NEW YORK CITY | Feel free to pull out those dancing shoes, then head over to Pier 45. There you can tap dance your heart away. What’s the occasion? It’s National Tap Dance Day, of course.
Get Ready for a Free, Outdoor Tap-spectacular
Tap Attack is a free, public, outdoor event presented by the American Tap Dance Foundation (ATDF). This annual event welcomes everyone of all ages and all levels of dance skills. It takes place this year at Hudson River Park (Christopher Street and the Hudson River) to celebrate the 28th anniversary of National Tap Dance Day.
Tap Attack 2017 will take place on Sunday, May 21 from 1-2pm. A picnic lunch and blanket are suggested. I’m sure loaner tap shoes are available for anyone who wants to give tap dance a try.
Over 100 tappers - young and old, student and professional - will dance together in riffs and open jams in this yearly celebration of tap dance as an American art form and national treasure. The ATDF’s Tap City Youth Ensemble, Tap City Junior Ensemble and tappers of all ages will join special guests from the tap dance community at this year’s event. Master of ceremonies: ATDF artistic director Tony Waag.
National Tap Dance Day falls on May 25 of each year, selected to mark the birthday of tap dance legend Bill “Bojangles” Robinson (1878-1949). National Tap Dance Day is celebrated throughout the United States, but holds special resonance in New York City, the birthplace of American tap dance. President George W. Bush signed National Tap Dance Day into law in November 1989.
WHAT: On Sunday, May 21, over 100 tap dancers of all ages will gather for Tap Attack
to celebrate National Tap Dance Day, which falls on May 25 of each year.
WHO: Top tappers will perform in open jam sessions – students join with the pros!
American Tap Dance Foundation artistic/executive director, Tony Waag, will lead Tap Attack.
WHEN: Sunday, May 21, 2023 - 1-2pm
WHERE: Hudson River Park, Pier 45 - Christopher Street/Hudson River
When Tap Was the Rage | Bill “Bojangles” Robinson
November 1989 saw the declaration of May 25th as National Tap Dance Day: as Representative John Conyers of Michigan said, “there ought to be a law to make everyone love tap dancing.” National Tap Dance Day for the US has since become more widely known, and is celebrated as far away as Japan, Australia, India and Iceland, with tap shoes tapping far and wide.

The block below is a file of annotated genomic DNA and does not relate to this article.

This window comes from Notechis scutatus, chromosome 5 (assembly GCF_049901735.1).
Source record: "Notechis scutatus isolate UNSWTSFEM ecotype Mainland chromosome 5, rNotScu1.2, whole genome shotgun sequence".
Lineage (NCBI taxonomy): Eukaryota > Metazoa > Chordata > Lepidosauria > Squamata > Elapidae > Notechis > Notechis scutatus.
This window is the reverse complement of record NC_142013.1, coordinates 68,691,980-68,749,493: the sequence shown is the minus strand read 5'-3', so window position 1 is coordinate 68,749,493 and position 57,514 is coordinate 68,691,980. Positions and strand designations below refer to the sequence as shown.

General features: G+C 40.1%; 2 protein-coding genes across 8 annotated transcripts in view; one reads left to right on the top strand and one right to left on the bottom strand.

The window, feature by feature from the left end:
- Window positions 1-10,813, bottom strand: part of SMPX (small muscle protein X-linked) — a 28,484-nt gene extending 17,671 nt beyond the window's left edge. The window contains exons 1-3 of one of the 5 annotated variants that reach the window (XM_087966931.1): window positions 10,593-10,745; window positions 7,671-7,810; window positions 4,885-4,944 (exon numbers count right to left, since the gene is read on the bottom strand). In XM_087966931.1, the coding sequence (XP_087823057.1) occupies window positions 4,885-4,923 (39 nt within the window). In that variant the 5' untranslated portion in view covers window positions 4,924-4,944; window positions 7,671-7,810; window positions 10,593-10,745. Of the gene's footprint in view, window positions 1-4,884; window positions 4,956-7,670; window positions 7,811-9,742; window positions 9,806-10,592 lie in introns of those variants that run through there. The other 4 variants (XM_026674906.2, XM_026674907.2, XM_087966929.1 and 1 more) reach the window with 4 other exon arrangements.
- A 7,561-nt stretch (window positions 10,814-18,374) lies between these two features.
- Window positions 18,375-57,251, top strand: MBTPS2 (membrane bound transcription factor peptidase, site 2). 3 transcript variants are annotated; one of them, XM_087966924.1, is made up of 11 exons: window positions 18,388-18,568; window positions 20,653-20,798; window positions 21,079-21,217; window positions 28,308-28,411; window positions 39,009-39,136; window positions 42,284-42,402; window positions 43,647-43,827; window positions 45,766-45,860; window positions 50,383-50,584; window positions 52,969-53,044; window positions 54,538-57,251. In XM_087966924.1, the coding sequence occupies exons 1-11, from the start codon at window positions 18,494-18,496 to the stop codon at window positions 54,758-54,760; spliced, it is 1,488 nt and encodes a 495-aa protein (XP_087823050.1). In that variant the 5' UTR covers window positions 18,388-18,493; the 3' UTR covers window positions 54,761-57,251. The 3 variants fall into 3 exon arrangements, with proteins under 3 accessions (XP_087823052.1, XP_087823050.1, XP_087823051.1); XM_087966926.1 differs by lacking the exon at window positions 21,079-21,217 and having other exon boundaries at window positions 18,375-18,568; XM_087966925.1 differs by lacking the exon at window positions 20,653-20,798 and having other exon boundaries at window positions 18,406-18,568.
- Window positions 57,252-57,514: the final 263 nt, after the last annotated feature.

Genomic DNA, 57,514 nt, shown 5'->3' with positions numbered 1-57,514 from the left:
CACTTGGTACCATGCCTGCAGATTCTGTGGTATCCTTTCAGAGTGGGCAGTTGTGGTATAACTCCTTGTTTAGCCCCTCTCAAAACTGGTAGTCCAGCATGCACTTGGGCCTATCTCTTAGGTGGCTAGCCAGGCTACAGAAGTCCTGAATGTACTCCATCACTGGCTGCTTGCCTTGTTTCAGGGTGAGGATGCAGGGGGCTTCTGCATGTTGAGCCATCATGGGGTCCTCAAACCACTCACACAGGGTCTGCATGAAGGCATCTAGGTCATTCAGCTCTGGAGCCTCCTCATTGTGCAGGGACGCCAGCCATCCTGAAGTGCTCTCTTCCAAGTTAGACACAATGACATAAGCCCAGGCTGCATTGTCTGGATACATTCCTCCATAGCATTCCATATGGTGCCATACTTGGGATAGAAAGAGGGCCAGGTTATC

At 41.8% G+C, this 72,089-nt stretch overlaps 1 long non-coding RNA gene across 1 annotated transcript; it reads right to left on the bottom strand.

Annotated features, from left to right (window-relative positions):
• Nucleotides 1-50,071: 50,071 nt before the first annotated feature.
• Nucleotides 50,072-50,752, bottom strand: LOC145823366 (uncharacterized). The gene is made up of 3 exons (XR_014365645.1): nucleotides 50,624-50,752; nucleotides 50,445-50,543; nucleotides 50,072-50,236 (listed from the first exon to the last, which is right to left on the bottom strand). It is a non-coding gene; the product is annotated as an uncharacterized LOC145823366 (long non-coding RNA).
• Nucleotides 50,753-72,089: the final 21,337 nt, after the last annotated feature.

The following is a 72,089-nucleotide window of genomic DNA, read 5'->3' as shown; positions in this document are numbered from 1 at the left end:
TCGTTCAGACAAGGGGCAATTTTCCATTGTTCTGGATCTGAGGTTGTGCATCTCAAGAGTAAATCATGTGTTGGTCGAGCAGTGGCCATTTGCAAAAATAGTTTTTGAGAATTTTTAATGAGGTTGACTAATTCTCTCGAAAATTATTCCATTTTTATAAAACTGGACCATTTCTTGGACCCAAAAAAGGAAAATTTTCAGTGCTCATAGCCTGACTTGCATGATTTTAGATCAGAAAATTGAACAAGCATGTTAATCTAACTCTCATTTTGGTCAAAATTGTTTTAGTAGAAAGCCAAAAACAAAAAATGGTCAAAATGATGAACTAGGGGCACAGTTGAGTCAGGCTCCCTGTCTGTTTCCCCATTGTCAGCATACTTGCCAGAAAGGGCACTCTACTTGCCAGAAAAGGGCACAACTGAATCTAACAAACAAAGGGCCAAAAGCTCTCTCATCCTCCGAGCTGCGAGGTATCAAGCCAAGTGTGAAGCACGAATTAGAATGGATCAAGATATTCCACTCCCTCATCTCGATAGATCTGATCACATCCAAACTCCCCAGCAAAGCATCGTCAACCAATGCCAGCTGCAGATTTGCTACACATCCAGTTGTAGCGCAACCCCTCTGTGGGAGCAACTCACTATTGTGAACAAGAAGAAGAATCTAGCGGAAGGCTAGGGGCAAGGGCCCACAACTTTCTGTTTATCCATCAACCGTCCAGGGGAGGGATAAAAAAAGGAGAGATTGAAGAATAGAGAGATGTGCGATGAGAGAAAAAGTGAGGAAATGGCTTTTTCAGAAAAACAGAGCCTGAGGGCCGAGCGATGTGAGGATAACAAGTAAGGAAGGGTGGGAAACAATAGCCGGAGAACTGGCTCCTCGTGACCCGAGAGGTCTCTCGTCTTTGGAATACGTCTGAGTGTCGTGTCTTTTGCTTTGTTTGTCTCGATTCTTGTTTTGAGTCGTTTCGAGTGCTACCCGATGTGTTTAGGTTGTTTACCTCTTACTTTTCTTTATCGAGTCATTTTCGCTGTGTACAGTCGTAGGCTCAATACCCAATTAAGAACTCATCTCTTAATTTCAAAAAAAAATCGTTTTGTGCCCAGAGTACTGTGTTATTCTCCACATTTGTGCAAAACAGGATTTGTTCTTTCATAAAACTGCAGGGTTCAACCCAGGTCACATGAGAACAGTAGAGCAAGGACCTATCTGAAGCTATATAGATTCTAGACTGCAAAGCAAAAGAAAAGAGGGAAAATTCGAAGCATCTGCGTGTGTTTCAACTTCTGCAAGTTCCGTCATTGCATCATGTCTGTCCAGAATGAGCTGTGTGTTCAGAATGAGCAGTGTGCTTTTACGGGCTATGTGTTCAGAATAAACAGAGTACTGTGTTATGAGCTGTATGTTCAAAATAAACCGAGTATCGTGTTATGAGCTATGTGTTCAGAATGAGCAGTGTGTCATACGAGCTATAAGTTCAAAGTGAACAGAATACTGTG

Celebrated on the agreed-upon birthday of legendary tap pioneer Bill “Bojangles” Robinson, National Tap Dance Day became a symbol for African American tap, as historically many were unaware of its specific contribution to tap recognized today. National Tap Dance Day was a result of Carol Vaughn, Nicola Daval, and Linda Christensen’s passion for all things tap.
After much discussion, the three picked Bill Robinson’s birthday because he was a tap dancer known and loved worldwide for his work onstage and in films. To tap insiders, Robinson was renowned for dancing on the ball of the foot, in split wooden soles, and in perfect time. Tap has evolved considerably since then, and tap shoe brands such as Capezio and Bloch have built up their images as a result.
Carol Vaughn was one of tap’s great impresarios from the 1970s tap revival and once tapped up and down the steps of the Washington Monument in “I Ain’t A’Fred A’staires”. In a 1994 article for the International Tap Dance Association’s newsletter, Vaughn and Daval emphasized that although “tap dance was experiencing renewed popularity, there was still little public awareness of tap beyond a few Broadway shows, old Fred Astaire movies, and the occasional concert or TV special featuring several of the great master tappers”. They felt there had to be a way to increase recognition of tap’s contribution to cultural and artistic heritage, to bring its special appeal to everyone.